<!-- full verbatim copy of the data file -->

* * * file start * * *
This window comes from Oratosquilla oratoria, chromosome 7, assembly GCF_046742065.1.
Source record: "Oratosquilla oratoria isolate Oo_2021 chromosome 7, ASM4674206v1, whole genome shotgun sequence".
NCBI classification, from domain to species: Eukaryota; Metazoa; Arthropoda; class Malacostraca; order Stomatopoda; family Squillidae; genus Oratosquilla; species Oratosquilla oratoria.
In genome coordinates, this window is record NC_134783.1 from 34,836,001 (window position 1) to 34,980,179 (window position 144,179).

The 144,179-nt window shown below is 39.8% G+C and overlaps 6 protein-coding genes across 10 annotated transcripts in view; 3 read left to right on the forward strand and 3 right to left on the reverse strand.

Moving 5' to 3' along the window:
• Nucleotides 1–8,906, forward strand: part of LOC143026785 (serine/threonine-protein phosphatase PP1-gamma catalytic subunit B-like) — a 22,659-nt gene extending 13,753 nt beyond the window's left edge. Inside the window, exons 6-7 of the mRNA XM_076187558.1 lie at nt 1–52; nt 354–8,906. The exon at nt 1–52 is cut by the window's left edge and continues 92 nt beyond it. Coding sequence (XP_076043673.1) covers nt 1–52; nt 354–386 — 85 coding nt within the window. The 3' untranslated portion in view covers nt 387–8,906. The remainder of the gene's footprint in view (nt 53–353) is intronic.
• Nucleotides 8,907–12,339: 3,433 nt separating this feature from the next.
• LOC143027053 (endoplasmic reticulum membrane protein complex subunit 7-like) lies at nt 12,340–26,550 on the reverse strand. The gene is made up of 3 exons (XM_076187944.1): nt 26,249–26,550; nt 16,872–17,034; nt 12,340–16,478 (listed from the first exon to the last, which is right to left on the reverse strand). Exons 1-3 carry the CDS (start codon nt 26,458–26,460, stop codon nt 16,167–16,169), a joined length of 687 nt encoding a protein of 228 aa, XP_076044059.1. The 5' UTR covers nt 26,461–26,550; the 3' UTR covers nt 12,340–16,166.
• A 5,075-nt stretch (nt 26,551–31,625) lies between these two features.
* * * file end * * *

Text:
This window comes from Oratosquilla oratoria, chromosome 7, assembly GCF_046742065.1.
Source record: "Oratosquilla oratoria isolate Oo_2021 chromosome 7, ASM4674206v1, whole genome shotgun sequence".
NCBI classification, from domain to species: Eukaryota; Metazoa; Arthropoda; class Malacostraca; order Stomatopoda; family Squillidae; genus Oratosquilla; species Oratosquilla oratoria.
In genome coordinates, this window is record NC_134783.1 from 34,836,001 (window position 1) to 34,980,179 (window position 144,179).

The 144,179-nt window shown below is 39.8% G+C and overlaps 6 protein-coding genes across 10 annotated transcripts in view; 3 read left to right on the forward strand and 3 right to left on the reverse strand.

Moving 5' to 3' along the window:
• Nucleotides 1–8,906, forward strand: part of LOC143026785 (serine/threonine-protein phosphatase PP1-gamma catalytic subunit B-like) — a 22,659-nt gene extending 13,753 nt beyond the window's left edge. Inside the window, exons 6-7 of the mRNA XM_076187558.1 lie at nt 1–52; nt 354–8,906. The exon at nt 1–52 is cut by the window's left edge and continues 92 nt beyond it. Coding sequence (XP_076043673.1) covers nt 1–52; nt 354–386 — 85 coding nt within the window. The 3' untranslated portion in view covers nt 387–8,906. The remainder of the gene's footprint in view (nt 53–353) is intronic.
• Nucleotides 8,907–12,339: 3,433 nt separating this feature from the next.
• LOC143027053 (endoplasmic reticulum membrane protein complex subunit 7-like) lies at nt 12,340–26,550 on the reverse strand. The gene is made up of 3 exons (XM_076187944.1): nt 26,249–26,550; nt 16,872–17,034; nt 12,340–16,478 (listed from the first exon to the last, which is right to left on the reverse strand). Exons 1-3 carry the CDS (start codon nt 26,458–26,460, stop codon nt 16,167–16,169), a joined length of 687 nt encoding a protein of 228 aa, XP_076044059.1. The 5' UTR covers nt 26,461–26,550; the 3' UTR covers nt 12,340–16,166.
• A 5,075-nt stretch (nt 26,551–31,625) lies between these two features.